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   Re: Why the Infoset?

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  • From: Michael Champion <Mike.Champion@softwareag-usa.com>
  • To: XMLDev list <xml-dev@lists.xml.org>
  • Date: Fri, 28 Jul 2000 21:28:52 -0400

----- Original Message -----
From: "Paul W. Abrahams" <abrahams@valinet.com>
To: "XMLDev list" <xml-dev@lists.xml.org>
Sent: Friday, July 28, 2000 8:16 PM
Subject: Re: Why the Infoset?
> Viewed as an elegant description of the information contained in an XML
> document, the Infoset make sense.  But unlike the other XML specs, its
> normative effect is unclear.  If I'm implementing an XML-related processor
> any variety, what does the Infoset require me to do that I would not have
to do
> if the Infoset never existed?

It answers questions that are irrelevant when XML is viewed as a syntax, but
quite important to users of the DOM, XPath, XSL, etc. that operate on some
representation of a more abstract parsed XML document.  For example, the XML
spec says that "<empty></empty>" and "<empty/>" are both well formed XML
elements, but nothing about whether they are equivalent.  Infoset says (or
at least the previous draft did) that they are.  Likewise, as was pointed
out earlier, InfoSet says that certain well-formed XML elements such as
"<ns::foo>blah</ns::foo>" do NOT have an unambiguous internal
representation. Without the InfoSet, it would be unclear if this is an
element named "foo" with a namespace prefix "ns", an element "foo" with a
prefix "ns:", or an element named "ns::foo". [OK, so shoot me if I've got a
detail wrong here ... I'm trying to illustrate the general point ;~) ]

The lack of an InfoSet certainly made it much harder to invent the Level 1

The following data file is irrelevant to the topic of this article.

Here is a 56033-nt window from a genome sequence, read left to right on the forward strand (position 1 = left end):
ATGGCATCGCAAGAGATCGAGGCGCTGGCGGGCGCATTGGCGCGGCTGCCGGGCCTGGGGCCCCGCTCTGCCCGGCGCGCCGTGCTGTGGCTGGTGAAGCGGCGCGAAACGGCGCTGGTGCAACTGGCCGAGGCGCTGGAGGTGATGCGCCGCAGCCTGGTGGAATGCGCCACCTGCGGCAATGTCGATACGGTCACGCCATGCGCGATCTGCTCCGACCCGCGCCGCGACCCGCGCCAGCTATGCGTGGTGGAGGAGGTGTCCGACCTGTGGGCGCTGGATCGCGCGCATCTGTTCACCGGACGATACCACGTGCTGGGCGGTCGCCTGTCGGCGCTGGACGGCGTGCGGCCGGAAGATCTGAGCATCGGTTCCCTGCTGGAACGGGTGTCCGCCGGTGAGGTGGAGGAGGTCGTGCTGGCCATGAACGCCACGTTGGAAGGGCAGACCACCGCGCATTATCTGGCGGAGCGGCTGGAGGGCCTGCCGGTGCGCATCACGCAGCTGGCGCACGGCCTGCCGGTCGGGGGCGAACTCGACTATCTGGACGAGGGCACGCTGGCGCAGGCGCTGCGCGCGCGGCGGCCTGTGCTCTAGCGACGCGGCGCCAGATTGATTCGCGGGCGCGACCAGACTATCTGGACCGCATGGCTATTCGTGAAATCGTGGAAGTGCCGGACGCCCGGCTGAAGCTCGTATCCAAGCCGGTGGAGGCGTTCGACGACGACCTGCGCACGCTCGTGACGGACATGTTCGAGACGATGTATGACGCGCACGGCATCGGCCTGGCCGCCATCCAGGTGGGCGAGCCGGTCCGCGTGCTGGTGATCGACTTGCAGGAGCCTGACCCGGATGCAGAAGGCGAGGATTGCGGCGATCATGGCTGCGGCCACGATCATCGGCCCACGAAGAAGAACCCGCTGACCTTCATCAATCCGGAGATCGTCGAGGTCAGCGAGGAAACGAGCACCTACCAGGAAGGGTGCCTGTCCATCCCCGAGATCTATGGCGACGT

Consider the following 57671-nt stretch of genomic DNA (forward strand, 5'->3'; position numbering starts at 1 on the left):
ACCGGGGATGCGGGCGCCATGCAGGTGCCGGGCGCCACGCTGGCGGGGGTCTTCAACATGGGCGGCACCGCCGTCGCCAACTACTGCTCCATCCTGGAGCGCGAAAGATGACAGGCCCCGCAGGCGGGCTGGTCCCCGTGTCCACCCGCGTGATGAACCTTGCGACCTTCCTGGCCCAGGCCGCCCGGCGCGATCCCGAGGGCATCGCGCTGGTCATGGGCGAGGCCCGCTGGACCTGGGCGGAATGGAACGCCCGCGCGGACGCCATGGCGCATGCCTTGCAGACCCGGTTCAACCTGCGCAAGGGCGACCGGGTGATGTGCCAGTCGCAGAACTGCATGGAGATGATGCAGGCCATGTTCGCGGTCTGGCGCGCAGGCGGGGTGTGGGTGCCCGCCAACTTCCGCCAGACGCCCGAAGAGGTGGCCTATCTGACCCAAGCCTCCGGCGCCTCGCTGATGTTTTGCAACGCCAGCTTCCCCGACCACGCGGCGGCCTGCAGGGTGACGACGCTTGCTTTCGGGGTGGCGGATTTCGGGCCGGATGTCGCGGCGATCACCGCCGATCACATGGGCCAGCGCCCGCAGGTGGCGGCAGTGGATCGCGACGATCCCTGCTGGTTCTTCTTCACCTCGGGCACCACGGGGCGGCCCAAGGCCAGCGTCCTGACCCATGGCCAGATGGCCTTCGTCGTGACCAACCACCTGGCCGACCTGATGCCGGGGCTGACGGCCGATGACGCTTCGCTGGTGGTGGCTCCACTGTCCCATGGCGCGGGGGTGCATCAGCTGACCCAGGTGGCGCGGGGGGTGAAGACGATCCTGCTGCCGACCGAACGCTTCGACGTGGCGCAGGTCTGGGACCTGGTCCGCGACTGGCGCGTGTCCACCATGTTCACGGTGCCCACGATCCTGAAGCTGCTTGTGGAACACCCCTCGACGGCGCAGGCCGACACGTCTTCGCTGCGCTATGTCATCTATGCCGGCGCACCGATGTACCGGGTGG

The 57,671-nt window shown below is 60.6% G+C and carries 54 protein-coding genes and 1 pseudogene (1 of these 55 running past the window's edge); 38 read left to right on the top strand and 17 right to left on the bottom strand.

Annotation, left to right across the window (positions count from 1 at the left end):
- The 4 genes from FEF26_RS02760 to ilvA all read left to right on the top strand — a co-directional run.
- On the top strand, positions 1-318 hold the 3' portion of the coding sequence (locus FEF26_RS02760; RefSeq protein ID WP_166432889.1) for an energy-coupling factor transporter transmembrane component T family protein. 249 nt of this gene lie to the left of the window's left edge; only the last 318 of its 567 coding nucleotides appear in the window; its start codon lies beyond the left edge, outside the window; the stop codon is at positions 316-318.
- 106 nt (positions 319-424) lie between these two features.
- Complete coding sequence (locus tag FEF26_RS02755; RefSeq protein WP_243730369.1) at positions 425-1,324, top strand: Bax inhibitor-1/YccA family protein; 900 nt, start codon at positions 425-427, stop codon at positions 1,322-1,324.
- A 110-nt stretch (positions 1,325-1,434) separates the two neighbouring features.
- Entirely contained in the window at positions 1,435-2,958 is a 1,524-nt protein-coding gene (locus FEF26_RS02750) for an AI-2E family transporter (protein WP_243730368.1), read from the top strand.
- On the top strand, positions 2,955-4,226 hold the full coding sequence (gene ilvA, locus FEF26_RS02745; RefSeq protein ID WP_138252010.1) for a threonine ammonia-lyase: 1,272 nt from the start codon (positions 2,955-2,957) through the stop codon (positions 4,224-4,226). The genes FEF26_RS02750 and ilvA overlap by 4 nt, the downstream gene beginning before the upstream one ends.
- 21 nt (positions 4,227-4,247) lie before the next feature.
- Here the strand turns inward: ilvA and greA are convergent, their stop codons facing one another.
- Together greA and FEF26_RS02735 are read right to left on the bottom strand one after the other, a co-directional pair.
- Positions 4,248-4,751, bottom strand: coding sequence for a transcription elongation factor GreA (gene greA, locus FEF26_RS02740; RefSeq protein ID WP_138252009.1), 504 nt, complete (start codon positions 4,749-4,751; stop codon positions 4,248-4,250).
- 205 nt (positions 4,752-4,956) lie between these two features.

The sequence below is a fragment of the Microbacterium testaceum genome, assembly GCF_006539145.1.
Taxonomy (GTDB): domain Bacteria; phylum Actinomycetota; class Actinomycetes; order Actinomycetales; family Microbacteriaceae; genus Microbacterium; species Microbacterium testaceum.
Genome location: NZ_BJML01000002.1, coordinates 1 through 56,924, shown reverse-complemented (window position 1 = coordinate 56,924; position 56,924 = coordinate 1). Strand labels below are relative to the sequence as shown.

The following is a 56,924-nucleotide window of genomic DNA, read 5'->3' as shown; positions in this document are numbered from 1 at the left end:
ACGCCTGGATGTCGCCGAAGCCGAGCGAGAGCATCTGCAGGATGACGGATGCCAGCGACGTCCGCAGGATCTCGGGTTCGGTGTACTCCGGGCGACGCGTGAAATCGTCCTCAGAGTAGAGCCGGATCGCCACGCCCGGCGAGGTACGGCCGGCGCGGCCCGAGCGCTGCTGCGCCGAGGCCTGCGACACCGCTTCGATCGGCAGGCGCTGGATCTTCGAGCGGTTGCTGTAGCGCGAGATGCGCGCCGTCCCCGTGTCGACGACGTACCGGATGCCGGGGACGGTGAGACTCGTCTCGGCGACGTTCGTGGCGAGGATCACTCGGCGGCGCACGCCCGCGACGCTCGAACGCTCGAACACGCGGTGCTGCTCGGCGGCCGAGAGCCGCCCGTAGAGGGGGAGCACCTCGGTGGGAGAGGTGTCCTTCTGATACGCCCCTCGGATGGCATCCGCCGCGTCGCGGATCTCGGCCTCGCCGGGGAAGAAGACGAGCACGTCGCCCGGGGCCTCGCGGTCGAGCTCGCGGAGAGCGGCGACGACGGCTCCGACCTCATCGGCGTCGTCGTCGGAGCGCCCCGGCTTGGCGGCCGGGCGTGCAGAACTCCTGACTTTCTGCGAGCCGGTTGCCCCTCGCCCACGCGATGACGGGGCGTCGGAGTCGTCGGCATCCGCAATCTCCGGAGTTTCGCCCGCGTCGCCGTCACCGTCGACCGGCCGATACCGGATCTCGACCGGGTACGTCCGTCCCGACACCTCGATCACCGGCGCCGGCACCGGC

DOM; it simply was not clear (and was highly contentious) whether expanded
entity references remained in the XML document tree or not... and how mixed
content would be represented in the tree.

Once the DOM and XPath were invented, subtle differences emerged in their
conceptions of what an abstract representation of an XML document looks like
... and there's always the "groves" model that underlies the HyTime and
DSSSL specs that provides yet another perspective on what an abstract SGML
document looks like.  While I personally fear that InfoSet [again, previous
drafts anyway] papers over these differences rather than clearly specifies a
single model, it definitely provides a much clearer notion of what an XML
parser produces, and what an XML API or transformer operates on, than would
exist in its absence.

So, one fairly practical normative question it *does* answer would be: 'My
application would like to treat "<emtpy></empty>" as signifying "data will
the value NULL" and "<empty/>" as signifying "no data".  Can I do this in a
environment where the XML will be processed by various tools that implement
the XML specs but that I do not control?'  The answer, for better or worse,
is NO - an XML processor is under no obligation to preserve this
distinction.  That answer comes from the InfoSet ... not the XML spec, the
DOM, XSLT, etc.


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